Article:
8.) Pigmented Veggies (green, red, blue, yellow, orange) – pigments are delivered to the skin from the blood where they act as natural sun protectants. Use steamed with butter to maximize absorption. Veggies also contain fiber and nitrogen for digestive and skin health, as well as a host of micronutrients to support skin cell chemistry.

9.) Flax Seeds – One of nature’s best sources of skin soothing Omega-3 fatty acids. Also, a great source of blood and digestive tract cleansing fiber. Phytoestrogens support skin softness and anti-aging. Flax seeds are also a great source of skin-building protein.

10.) Aloe Vera Gel – Phytosterols and polysaccharides enhance skin healing and reduce skin inflammation, a source of 20 amino acids, as well as glucosamine for hyaluronic acid and connective tissue synthesis, soluble fiber supports detoxification and a wide spectrum of minerals, including zinc, copper, chromium, and calcium provide overall skin health benefits.

11.) Papaya – contains enzymes for digestive support and reduced inflammation, and improved healing of bruises, burns and post-surgical trauma. Loaded with vitamin C for collagen and connective tissue production, and also contains sun protecting carotenoids.

12.) Citrus Fruit (lemon and oranges) – Vitamin C loaded powerhouse, packed with antioxidant and UV protection phytonutrients. Fiber enhances digestion and detoxification. High concentrations of B vitamins and Eaectrolytes support skin cell energy, activity, and development.

13.) Blueberries – One of three fruits native to North America (along with Concord grapes and cranberries), when it comes to food value, the humble little blueberry’s diminutive dimensions can be misleading.  Despite its tiny size, these little berries, on average about .3 inches in diameter, pack a powerful nutritional punch.  They’re loaded with digestion supporting fiber, vitamins C and E for beautiful skin and robust immunity and they even have hard-to-find vitamin K1 for healthy blood and bones.  And, blueberries are a great source of anthocyanin a purple pigment that is one of nature’s best anti-oxidants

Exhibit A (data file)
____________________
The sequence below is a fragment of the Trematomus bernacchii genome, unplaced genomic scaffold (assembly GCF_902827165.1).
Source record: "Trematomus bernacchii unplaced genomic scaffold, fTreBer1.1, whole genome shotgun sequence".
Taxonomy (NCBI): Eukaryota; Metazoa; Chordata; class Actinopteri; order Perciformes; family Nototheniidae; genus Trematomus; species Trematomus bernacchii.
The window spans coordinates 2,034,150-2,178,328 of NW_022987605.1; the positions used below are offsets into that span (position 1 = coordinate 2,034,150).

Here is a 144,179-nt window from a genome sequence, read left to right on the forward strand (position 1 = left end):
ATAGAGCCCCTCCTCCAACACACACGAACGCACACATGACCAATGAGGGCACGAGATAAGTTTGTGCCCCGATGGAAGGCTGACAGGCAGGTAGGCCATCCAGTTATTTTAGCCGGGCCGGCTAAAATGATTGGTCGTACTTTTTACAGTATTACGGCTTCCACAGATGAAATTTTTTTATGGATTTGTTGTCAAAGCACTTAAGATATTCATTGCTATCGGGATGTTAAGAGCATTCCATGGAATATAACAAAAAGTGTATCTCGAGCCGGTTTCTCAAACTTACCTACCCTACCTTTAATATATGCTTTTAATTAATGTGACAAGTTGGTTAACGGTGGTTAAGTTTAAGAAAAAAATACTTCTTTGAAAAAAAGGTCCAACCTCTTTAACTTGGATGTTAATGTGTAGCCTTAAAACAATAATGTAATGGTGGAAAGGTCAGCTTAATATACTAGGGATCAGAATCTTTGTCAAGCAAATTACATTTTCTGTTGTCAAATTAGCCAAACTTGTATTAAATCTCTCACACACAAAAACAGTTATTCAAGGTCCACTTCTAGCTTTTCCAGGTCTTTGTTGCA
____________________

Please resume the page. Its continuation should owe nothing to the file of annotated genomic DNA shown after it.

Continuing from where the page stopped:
….and, that’s The Truth!



Gaia Herbal 101: The Powerful Elderberry

elderberries with twig isolated on white background picture id1045033120

The humble elderberry, of the genus Sambucus, has been a multipurpose herbal workhorse for centuries. Species of Sambucus are found throughout the Northern hemisphere from Asia to North America — throughout the world, elderberry has been used for medicine, food, and wine making.

In Chinese medicine, elderberry is called “Jei Gu Mu,” and is used to treat the “damp” conditions we call colds or flu. It is also used to reduces fevers and treat urinary tract and bladder imbalances — Jei Gu Mu is said to work specifically in the bladder, kidney, and lung meridians.

Eastern woodland Native Americans made tea from dried elderberry plant leaves, poultices for wounds from the flowers, and cooked the berries to make throat-soothing syrups for winter cold and flu symptoms. Evidence of cultivated elderberry plants has been discovered by archaeologists near early native settlements and sacred sites.

In Europe, Elderberry was attributed with magical qualities — folk wisdom said that a person could hide under an elderberry bush to escape goblins, trolls, and witches. There are several stories of elderberry bushes being portals to fairy realms.

Elderberry Medicinal and Protective Properties

Elderberry has been called “the medicine chest of the common people.” As a folk medicine, elderberry has been used to treat constipation, stomach upset, colds, sore throat, and rheumatism. The fruit, or berries, contain antioxidant flavonols and have high levels of Vitamins A, B6, and C as well as iron, potassium, and calcium.  

While it is known that cancer cells may appear in the body at any time, it is the combination of robust immune function with a diet rich in flavonoid antioxidants that helps to stop rogue cells in their tracks, preventing tumor formation.